Remembering Dr. Martin Luther King Jr. and his Appreciation of Student Activists

By Janelle Cronk

‘Let nobody fool you, this movement is one of the most significant movements in the whole civil rights struggle. For you students, along with other students all over the nation, have become of age, and you are saying in substance that segregation is wrong and that you will no longer accept it and adjust to it . . . You have taken up the deep groans of the century. The students have taken the passionate longings of the ages and filtered them in their own souls and fashioned a creative protest. It is one of the glowing epics of the time and I predict that it will win—that it will have to win, because this demand is a basic American demand.’ 

- Dr. Martin Luther King Jr. – ‘Keep Moving from This Mountain,’ Address at Spelman College on 10 April 1960

We have been living for 50 years without Dr. Martin Luther King Jr., but not a moment has passed untouched by his lasting wisdom and propensity for peace and justice. Dr. King showed great appreciation and admiration for the college students that helped propel the Civil Rights Movement. He was also successful in tapping into the energy and fervor of youth. He told students at Howard University to, ‘Remember Who You Are!!’ and challenged Barratt Junior High School students to determine, ‘What is Your Life’s Blueprint.’  

In his speech, ‘The Modern Negro Activist,’ Dr. King celebrated students’ role in the civil rights struggle as it ‘spilled over the boundaries of the single issue of desegregation and encompassed questions of peace, civil liberties, capital punishment and others. It penetrated the ivy-covered walls of the traditional institutions as well as the glass and stainless-steel structures of the newly established colleges.’ It is through the intersectionality of causes that we can draw parallels to our own work today as SPLC on Campus clubs. As we work towards economic justice, racial justice, LGBTQ rights, immigrant rights, and voting rights; we realize the profundity of King’s words that ‘injustice anywhere is a threat to justice everywhere.’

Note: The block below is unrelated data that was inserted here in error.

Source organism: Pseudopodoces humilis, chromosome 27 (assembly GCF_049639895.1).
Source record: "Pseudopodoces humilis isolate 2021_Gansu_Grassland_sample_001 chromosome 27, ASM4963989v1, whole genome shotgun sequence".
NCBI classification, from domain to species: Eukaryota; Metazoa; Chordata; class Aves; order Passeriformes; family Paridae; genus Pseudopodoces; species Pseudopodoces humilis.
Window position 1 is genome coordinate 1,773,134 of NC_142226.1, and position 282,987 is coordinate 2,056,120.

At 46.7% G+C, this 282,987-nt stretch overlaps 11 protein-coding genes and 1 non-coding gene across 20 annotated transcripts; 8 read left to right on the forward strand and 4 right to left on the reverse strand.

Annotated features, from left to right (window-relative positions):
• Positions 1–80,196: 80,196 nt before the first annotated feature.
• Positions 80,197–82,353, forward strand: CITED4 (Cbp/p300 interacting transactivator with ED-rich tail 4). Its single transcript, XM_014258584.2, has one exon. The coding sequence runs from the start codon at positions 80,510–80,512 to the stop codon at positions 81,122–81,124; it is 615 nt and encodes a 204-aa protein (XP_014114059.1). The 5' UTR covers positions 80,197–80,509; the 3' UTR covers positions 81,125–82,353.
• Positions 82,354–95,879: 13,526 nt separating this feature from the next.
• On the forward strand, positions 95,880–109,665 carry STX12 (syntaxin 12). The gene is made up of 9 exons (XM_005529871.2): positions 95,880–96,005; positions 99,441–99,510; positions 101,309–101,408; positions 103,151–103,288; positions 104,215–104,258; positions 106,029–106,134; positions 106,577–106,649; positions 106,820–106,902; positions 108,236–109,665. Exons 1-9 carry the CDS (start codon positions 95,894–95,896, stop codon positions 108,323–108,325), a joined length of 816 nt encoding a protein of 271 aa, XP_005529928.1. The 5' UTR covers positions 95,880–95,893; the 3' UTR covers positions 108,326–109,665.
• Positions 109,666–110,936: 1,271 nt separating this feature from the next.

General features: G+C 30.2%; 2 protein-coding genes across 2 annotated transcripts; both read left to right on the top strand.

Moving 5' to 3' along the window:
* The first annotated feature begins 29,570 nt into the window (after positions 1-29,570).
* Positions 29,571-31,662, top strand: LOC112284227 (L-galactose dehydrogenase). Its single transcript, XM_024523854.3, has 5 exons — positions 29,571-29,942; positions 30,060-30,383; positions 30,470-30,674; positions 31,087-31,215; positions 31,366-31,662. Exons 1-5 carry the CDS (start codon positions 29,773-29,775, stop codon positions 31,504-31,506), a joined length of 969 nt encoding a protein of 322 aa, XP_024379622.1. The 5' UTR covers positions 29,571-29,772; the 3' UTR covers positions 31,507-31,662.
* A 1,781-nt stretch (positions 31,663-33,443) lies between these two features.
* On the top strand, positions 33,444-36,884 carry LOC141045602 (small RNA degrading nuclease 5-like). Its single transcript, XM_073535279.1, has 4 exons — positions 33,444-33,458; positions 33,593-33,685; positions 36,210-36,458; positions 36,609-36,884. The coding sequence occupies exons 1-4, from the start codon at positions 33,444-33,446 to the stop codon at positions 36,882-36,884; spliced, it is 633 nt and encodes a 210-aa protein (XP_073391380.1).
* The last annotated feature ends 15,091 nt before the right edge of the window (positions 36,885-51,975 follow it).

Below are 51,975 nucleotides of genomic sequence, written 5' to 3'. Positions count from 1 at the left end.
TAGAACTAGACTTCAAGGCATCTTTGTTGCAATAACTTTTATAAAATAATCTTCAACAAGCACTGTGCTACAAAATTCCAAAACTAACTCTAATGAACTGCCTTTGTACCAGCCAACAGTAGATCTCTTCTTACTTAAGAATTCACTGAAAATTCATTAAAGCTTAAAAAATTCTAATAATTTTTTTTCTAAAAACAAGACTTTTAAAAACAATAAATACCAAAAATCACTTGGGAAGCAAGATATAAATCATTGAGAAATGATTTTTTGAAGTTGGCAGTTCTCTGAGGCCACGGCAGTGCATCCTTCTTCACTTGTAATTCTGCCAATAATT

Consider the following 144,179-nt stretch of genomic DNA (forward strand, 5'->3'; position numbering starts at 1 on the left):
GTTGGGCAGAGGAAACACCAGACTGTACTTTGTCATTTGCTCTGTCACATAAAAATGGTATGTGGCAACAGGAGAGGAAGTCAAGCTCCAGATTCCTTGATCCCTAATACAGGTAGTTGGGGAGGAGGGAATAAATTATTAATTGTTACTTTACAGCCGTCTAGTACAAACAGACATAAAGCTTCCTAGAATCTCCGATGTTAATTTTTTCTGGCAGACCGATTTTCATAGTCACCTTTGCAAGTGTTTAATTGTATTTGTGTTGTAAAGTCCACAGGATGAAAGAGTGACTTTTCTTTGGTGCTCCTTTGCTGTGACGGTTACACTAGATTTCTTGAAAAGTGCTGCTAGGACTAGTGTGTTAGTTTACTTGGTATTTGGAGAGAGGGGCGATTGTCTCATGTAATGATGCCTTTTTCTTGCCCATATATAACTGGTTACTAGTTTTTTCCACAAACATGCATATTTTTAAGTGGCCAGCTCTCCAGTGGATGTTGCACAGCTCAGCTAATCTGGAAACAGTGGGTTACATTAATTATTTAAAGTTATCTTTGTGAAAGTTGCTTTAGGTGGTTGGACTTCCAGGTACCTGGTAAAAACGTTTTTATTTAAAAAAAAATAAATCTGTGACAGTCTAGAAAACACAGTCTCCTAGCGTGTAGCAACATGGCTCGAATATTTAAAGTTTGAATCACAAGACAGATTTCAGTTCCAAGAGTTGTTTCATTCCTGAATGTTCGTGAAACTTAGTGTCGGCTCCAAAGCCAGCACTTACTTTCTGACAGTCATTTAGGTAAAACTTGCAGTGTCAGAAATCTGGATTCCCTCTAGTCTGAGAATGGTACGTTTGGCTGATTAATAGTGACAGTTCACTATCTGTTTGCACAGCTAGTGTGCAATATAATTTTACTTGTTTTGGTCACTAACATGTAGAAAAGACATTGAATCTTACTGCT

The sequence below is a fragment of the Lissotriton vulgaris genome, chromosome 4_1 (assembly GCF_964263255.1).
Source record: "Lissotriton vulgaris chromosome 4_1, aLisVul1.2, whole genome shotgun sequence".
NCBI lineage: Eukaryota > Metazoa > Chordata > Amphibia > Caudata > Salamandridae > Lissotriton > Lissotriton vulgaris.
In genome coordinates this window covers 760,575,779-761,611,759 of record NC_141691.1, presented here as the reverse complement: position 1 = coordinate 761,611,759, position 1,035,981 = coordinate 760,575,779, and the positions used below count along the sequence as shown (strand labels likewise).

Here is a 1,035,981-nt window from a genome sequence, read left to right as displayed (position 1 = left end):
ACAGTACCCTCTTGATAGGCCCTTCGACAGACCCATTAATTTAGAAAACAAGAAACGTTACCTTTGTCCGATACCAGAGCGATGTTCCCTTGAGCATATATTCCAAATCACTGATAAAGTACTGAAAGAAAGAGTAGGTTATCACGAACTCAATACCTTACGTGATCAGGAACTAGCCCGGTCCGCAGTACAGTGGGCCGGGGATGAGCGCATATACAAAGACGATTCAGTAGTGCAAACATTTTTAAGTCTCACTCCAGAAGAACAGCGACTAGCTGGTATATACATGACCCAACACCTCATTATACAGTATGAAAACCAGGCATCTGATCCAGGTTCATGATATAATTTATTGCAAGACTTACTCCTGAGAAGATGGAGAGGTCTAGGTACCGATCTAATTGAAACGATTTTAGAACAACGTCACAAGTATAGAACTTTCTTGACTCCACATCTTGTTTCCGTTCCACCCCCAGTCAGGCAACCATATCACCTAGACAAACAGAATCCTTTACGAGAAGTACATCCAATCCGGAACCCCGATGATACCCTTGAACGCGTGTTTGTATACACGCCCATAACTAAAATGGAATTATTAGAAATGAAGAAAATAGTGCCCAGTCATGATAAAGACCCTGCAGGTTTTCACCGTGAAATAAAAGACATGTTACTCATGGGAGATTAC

‘I say to you, my young friends, doors are opening to you—doors of opportunities that were not open to your mothers and your fathers – and the great challenge facing you is to be ready to face these doors as they open.’  

- Dr. Martin Luther King Jr. speaking to Barratt Junior High School in Philadelphia on October 26, 1967

The student activists before you embraced this challenge and participated in sit-in’s, walkouts, and Freedom Rides that garnered national attention, as a ‘revival of social awareness spread across campuses from Cambridge to California.’ 

Dr. King frequently spoke at colleges and universities and consistently expressed his gratitude and respect for educational institutions he visited. He expressed that ‘it is always a rich and rewarding experience to take a break from the day-to-day demands of our struggle for freedom and human dignity and discuss the issues involved in that struggle with college and university students.’ 

In expressing his enjoyment towards speaking with students, Dr. King reflected that ‘I happen to feel that dialogue is mighty good and something that we constantly need, and it’s always a great tragedy when a society seeks to live in monologue rather than in dialogue.’ 

So, as we reflect upon the profundity of this day in history, let us honor Dr. King by expanding the boundaries of dialogue with the hopes of fostering a more just world. Our team at SPLC on Campus encourages you to take inspiration from the words and actions of Dr. Martin Luther King Jr. while finding strength in your creativity to address the issues of our day.